Some significantly higher cow prices than those in the Southern Plains have been reported in Northern markets. One of the results of the 2010-2012 Southern Plains drought has been a loss in regional cow packing capacity. New capacity in the Northwest has added value to cull cows further North.

Presumably, dairy cow marketing will decline later in the year as increased culling has an effect on milk production and prices. Some milk market recovery should lead to higher milk prices and slower culling rates. The slowing rate of growth of the beef cow herd should slow beef cow marketings. The combination of slowing culling, limiting the growth in supplies, should provide some price support.


The process for receiving the state sales and use tax exemption for purchasing of agricultural inputs will be changing.Historically, a producer would complete an exemption certificate form and provide to the input supplier.For example, a cattle rancher or row-crop producer would complete the Louisiana Department of Revenue’s (LDR) Form R-1007 and provide it to the input supplier to be able to purchase inputs without paying state sales and use tax (or pay them at a lower rate).However, on January 15, 2019, the Louisiana Department of Revenue implemented a new certification process in which persons or entities must be certified as a commercial farmer by LDR in order to claim certain sales and use tax exemptions.This new process will become effective on July 1, 2019.Until that time, the old process of simply filling out the exemption certificate form will still be accepted.

To become certified as a commercial farmer, the farmer must fill out Form R-1085, Application for Certification as a Commercial Farmer, and attach certain federal income tax documentation such as Schedule F.It appears that this is a one-time application.In other words, you do not have to re-apply each year.Also, there is no indication of any cost to apply.The application may be submitted in one of three methods:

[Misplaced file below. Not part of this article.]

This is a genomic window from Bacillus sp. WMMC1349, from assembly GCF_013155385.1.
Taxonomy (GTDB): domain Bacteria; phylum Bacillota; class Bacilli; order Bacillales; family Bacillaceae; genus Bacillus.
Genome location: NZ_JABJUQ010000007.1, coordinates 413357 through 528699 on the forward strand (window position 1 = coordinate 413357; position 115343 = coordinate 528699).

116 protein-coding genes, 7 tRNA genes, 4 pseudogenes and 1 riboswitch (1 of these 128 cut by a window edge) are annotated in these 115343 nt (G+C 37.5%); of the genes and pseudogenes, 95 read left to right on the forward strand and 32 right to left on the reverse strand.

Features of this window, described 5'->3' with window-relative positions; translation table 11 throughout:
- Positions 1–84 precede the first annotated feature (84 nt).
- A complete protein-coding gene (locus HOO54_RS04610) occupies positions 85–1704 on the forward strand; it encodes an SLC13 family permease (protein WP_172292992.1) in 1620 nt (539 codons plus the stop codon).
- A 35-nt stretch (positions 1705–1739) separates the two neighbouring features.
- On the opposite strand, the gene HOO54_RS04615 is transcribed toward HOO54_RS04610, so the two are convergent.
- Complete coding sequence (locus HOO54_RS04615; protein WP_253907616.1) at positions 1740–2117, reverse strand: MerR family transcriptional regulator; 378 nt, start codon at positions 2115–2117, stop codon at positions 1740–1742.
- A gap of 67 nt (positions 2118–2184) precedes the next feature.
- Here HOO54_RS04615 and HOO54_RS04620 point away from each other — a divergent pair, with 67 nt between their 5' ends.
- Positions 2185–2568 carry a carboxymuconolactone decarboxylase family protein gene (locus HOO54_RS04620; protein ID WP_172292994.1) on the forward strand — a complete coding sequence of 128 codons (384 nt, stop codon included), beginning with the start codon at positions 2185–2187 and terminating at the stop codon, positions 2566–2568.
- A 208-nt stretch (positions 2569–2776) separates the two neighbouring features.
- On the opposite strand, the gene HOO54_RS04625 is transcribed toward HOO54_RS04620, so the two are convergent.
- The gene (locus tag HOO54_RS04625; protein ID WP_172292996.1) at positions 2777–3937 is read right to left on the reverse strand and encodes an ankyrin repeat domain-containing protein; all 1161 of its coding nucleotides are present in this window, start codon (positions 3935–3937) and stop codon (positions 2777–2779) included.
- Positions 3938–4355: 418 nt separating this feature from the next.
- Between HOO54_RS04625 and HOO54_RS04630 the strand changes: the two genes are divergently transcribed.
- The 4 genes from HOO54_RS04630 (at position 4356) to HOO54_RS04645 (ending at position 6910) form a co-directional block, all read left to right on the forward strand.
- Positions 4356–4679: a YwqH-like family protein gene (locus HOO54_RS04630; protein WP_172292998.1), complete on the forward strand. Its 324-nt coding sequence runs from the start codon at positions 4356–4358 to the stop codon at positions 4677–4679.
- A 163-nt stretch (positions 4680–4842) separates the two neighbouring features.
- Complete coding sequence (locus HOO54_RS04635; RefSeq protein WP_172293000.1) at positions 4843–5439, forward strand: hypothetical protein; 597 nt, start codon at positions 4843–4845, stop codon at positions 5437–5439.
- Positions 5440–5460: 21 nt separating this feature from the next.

1)Fax the application to LDR at 225-237-6765

2)Mail the application to:

Louisiana Department of Revenue
Revenue Processing Center
P. O. Box 4998
Baton Rouge, LA 70821-4998

3)Apply online via LDR’s LaTAP system by accessing:

If the application is approved, the person or entity will receive Form R-1091, Commercial Farmer Certification. Each certification will contain two pocket-size versions of the certification.Beginning July 1, 2019, a copy of this Form R-1091 will need to be attached to the exemption certificates listed below for the producer to receive an exemption from state sales and use tax:

•R-1007 – Farm –Related Products (Commercial Farmers Only)

•R-1060 – Farm Equipment Sales Tax Exemption Certificate

•R-1065 – Non-Road Utility Vehicles Used Exclusively on Commercial Farms.

So, after July 1, 2019, in order for a producer to purchase fertilizer, for example, without paying the state sales and use tax, that producer would need to complete exemption certificate (Form R-1007), attach a copy of his Commercial Farmer Certification (Form R-1091) and provide it the input supplier.

I have all of these forms and they are available at your request. Please feel free to contact me should you have any questions.


Andrew Granger
County Agent
Vermilion Parish


NAME _____________________________________

ADDRESS __________________________________ CITY ___________________ ZIP _________________

PHONE ______________________________ CELL _____________________________

I would like to order

_____ rolls of sesil twine x $5.00 = __________

_____ rolls of biodegradable baling twine x $5.00 = __________

_____ rolls of net wrap x $25.00 = _________Size __________Brand ________________________




NAME _____________________________________

ADDRESS __________________________________ CITY ___________________ ZIP _________________

PHONE ______________________________ CELL _____________________________

I would like to order:

_____ 3” x 6½ foot line posts x $3.30 = __________


Find printable order forms here.